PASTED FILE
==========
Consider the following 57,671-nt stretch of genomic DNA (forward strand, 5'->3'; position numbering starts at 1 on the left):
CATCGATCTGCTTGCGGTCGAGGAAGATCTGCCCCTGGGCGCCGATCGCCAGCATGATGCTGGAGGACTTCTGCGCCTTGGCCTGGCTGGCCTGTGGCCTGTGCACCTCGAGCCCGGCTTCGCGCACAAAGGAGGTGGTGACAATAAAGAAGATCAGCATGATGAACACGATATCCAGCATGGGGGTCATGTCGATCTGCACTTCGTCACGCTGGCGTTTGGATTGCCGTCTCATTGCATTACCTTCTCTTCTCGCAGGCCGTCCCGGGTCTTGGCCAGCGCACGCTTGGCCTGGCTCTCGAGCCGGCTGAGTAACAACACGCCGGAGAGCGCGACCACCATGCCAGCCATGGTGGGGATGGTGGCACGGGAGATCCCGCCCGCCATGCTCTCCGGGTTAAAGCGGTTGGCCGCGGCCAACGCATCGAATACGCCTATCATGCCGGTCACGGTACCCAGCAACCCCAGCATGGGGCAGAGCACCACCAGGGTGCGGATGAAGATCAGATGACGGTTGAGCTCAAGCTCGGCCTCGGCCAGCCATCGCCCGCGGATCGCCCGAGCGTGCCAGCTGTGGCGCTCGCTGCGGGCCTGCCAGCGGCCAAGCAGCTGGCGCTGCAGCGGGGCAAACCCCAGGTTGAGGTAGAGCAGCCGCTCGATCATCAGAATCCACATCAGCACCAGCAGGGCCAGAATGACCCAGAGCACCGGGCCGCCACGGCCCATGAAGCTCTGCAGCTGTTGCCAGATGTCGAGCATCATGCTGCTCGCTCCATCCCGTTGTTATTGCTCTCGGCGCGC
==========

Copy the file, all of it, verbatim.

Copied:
Consider the following 57,671-nt stretch of genomic DNA (forward strand, 5'->3'; position numbering starts at 1 on the left):
CATCGATCTGCTTGCGGTCGAGGAAGATCTGCCCCTGGGCGCCGATCGCCAGCATGATGCTGGAGGACTTCTGCGCCTTGGCCTGGCTGGCCTGTGGCCTGTGCACCTCGAGCCCGGCTTCGCGCACAAAGGAGGTGGTGACAATAAAGAAGATCAGCATGATGAACACGATATCCAGCATGGGGGTCATGTCGATCTGCACTTCGTCACGCTGGCGTTTGGATTGCCGTCTCATTGCATTACCTTCTCTTCTCGCAGGCCGTCCCGGGTCTTGGCCAGCGCACGCTTGGCCTGGCTCTCGAGCCGGCTGAGTAACAACACGCCGGAGAGCGCGACCACCATGCCAGCCATGGTGGGGATGGTGGCACGGGAGATCCCGCCCGCCATGCTCTCCGGGTTAAAGCGGTTGGCCGCGGCCAACGCATCGAATACGCCTATCATGCCGGTCACGGTACCCAGCAACCCCAGCATGGGGCAGAGCACCACCAGGGTGCGGATGAAGATCAGATGACGGTTGAGCTCAAGCTCGGCCTCGGCCAGCCATCGCCCGCGGATCGCCCGAGCGTGCCAGCTGTGGCGCTCGCTGCGGGCCTGCCAGCGGCCAAGCAGCTGGCGCTGCAGCGGGGCAAACCCCAGGTTGAGGTAGAGCAGCCGCTCGATCATCAGAATCCACATCAGCACCAGCAGGGCCAGAATGACCCAGAGCACCGGGCCGCCACGGCCCATGAAGCTCTGCAGCTGTTGCCAGATGTCGAGCATCATGCTGCTCGCTCCATCCCGTTGTTATTGCTCTCGGCGCGC